Lewiston High School students take on 2019 rodeo

Senior%2C+Amie+Greenfield%2C+stands+next+to+her+horse+for+the+2019+%22She%27s+Wild%22+Lewiston+Roundup+Sept+9.+
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Lewiston High School students take on 2019 rodeo

Senior, Amie Greenfield, stands next to her horse for the 2019

Senior, Amie Greenfield, stands next to her horse for the 2019 "She's Wild" Lewiston Roundup Sept 9.

Photo courtesy of Greenfield.

Senior, Amie Greenfield, stands next to her horse for the 2019 "She's Wild" Lewiston Roundup Sept 9.

Photo courtesy of Greenfield.

Photo courtesy of Greenfield.

Senior, Amie Greenfield, stands next to her horse for the 2019 "She's Wild" Lewiston Roundup Sept 9.

Wendy Guo, Features Assistant

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  At least four LHS students competed in amateur barrel races for the 85th annual “She’s Wild” rodeo, which took place Sept. 5-7 at the Lewiston Roundup Grounds.

   For amateur girls barrel racing, McKenzie Triplett, a senior, won first place with 18.18 seconds and $176. Chenzi Woods, a sophomore, won 11th place with 19.94 seconds; Hailee Peterson, senior, won 14th place with 20.28 seconds; and Anella Tucker, senior, won 15th place with 20.48 seconds. 

   As part of the festivities, rodeo royalty were there to greet the attendees, including LHS students Amie Greenfield, senior, and Mya Dammon, junior. 

   Rodeo Royalty is a job that promotes the western way of life. Young women become the female representatives of the sport. 

   In Lewiston, there is a royalty program provided by the Lewiston Roundup for those interested to try out. Although most people build experience with smaller royalties such as saddle clubs to work their way up to pro-rodeo or even state titleholders. 

   These women go through a rigorous tryout process that includes horsemanship patterns, interviews, impromptu questionings, and giving speeches. The highest score becomes a queen, and the second and third best scores become princesses. 

   Amie Greenfield, a senior at LHS, is one of the two 2019 Lewiston Roundup Princesses. This is her first year with the title for, 2020, she will hold the title of Lewiston Roundup Queen. Being Rodeo Royalty entails traveling the Pacific Northwest, representing the Lewis-Clark Valley and the Lewiston Roundup. Other responsibilities include having a friendly persona, participating in parades, signing autographs and motivating aspiring cowboys and cowgirls.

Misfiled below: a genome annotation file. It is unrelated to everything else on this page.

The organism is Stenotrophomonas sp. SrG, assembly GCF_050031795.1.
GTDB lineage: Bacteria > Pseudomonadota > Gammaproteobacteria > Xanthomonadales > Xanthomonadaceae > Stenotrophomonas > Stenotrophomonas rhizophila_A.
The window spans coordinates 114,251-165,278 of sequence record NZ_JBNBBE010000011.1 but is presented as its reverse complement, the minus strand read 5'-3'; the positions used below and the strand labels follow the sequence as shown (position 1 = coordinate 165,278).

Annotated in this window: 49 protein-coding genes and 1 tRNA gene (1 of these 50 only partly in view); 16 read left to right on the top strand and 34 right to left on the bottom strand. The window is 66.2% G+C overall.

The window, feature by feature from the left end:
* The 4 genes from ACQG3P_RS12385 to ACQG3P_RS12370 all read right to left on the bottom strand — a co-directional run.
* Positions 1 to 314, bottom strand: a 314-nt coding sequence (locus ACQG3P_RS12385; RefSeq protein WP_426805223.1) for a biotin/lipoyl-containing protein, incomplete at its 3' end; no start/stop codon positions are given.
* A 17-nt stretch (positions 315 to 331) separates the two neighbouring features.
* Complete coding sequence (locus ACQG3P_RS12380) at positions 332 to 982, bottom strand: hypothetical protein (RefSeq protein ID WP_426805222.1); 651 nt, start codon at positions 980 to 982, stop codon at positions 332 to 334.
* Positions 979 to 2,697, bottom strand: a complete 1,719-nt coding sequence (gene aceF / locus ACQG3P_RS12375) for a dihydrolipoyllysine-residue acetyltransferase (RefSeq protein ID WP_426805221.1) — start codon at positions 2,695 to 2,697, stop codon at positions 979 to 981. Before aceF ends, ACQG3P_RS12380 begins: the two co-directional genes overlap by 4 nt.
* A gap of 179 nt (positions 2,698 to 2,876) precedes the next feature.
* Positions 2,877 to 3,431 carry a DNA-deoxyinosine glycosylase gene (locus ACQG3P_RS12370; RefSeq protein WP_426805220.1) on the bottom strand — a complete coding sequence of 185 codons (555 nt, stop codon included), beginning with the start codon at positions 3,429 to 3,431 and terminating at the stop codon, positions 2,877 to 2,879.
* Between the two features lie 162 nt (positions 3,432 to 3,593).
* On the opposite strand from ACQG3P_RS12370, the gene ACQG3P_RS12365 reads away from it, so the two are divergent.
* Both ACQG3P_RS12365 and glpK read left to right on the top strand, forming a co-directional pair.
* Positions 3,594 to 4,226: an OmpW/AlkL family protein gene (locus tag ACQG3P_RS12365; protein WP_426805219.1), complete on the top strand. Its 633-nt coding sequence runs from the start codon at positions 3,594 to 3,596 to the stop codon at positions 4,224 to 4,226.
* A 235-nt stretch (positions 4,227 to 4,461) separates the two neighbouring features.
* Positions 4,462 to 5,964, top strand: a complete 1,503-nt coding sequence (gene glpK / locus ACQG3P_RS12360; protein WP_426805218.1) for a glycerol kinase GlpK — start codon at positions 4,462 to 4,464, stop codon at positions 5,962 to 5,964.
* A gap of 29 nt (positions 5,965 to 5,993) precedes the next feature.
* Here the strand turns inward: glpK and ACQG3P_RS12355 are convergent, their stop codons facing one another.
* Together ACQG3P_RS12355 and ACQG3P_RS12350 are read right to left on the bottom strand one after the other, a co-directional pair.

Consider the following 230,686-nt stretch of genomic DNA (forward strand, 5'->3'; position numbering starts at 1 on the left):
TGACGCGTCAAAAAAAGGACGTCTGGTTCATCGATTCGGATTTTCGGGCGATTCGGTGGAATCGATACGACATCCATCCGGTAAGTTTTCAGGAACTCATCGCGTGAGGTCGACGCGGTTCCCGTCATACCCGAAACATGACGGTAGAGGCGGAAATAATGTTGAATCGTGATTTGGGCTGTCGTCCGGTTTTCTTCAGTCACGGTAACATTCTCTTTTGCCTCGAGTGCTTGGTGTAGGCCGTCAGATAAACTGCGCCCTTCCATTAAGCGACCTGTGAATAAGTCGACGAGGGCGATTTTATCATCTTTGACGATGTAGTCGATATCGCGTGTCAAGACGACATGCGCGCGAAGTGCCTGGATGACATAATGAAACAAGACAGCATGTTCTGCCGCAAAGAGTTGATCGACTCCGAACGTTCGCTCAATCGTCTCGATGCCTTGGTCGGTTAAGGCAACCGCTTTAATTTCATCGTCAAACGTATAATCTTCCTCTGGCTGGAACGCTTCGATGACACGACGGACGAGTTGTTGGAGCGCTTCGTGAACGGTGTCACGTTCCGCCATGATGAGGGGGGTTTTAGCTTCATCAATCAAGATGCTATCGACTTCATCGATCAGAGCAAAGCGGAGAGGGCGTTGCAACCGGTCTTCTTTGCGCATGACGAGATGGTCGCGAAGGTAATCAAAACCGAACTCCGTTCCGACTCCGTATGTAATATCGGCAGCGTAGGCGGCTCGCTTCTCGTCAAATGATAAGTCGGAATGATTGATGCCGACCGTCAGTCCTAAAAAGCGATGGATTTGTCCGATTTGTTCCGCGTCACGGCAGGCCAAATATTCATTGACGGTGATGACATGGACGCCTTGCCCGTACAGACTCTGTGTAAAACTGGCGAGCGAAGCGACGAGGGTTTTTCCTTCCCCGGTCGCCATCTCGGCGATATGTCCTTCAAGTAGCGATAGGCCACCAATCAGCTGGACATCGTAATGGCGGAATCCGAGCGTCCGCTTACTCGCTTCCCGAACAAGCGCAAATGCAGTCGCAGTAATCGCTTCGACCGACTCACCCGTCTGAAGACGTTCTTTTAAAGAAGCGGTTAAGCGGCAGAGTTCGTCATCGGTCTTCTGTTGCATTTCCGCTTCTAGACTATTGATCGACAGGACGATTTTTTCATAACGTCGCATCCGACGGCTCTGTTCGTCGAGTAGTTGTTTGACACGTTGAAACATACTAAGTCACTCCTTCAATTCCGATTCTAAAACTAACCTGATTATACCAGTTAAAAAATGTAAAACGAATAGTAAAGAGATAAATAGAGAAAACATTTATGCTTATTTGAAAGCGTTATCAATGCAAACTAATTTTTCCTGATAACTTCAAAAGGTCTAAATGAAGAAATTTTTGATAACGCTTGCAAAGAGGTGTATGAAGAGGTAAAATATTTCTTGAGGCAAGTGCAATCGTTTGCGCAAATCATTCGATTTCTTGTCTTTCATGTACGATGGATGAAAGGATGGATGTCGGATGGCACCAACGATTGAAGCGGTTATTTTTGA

Growing up, Greenfield participated in multiple events such as roping, parades, o-mok-sees and other horse shows. She was no stranger to any of this, riding horses since she was three. In fact before joining the royalty, Greenfield had just finished her last year in 4-H with horses.

   Additionally, in the past three years, she took up roping, which included breakaway and team roping.
   “[I enjoy] being able to represent such an amazing association and my hometown, Within this year, I’m glad I inspired little kids wherever I went.“

   Mya Dammon, junior, is one of the princesses for the Chief Joseph Foundation. The nonprofit helps kids keep out of trouble by providing clinics that teaches them how to ride and take care of horses.

  Dammon has been part of the association for five years, ever since her grandpa presented the opportunity to join. Being of Nez Perce descent, Dammon helps in the representation of the Nez Perce Tribe. She dresses in regalia, traditional clothing tribes would wear, as a sign of respect and pride at events such as the rodeo, parades, fundraisers and other social events.

     “You have to be nice and not get too offended when somebody calls a regalia a costume,” Dammon said. “You have to inform them nicely about what it is.”

   Both Greenfield and Dammon agreed that strong verbal and social skills are major factors in becoming and serving as princesses or queens. 

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